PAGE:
i received an e-mail late last night from the client with some emergency code fixes for a 1pm deadline this afternoon. i went to bed and woke up at 9am to start working. it took 3 hours to fix but was easy enough that i knew i could finish it without any problems. katrinka also gave me a call about coming in to squid in less than two weeks to discuss a potential director project, so suddenly i'm finding myself busy, which is a great thing, because i have mortgage payments to make, and even though i have a lot of love to give, love isn't going to pay my bills.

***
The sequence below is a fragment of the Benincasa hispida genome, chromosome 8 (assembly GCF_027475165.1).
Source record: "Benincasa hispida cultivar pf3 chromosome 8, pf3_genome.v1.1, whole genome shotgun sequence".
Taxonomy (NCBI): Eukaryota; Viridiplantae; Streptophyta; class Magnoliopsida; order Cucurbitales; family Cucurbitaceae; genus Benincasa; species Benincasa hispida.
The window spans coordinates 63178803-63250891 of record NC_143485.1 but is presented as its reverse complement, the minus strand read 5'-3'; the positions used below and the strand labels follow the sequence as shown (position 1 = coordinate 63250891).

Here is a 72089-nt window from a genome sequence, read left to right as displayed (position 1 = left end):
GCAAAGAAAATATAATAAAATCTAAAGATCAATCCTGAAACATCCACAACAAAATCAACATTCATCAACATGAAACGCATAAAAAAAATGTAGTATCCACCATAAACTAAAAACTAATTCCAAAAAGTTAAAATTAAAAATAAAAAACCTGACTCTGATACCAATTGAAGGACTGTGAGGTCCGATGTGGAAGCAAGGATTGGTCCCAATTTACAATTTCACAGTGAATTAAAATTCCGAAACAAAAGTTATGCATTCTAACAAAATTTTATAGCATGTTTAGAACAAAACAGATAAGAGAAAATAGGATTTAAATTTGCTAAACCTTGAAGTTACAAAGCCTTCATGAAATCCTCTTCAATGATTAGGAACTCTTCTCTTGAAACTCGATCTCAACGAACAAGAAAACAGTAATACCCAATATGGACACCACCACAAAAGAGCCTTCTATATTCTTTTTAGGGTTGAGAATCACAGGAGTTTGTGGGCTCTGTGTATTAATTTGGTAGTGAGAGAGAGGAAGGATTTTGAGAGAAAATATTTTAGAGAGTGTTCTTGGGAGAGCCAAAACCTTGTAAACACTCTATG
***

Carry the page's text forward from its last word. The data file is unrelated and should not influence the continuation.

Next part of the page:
besides work, i had to deal with the premature death of my caterpillar. if i can't even take care of a caterpillar, which according to bruce "even 8 year old boys can take care of," what kind of bad father would i be? this summer has been a season where i've brought death to many things i've tried to take care of, from caterpillars, to my aborted backyard gardens, to finally killing off my 1 year old sequoia seedling. i have inadequate nurturing skills, maybe there's a class at the cambridge adult learning center that will teach me how to properly care for living things.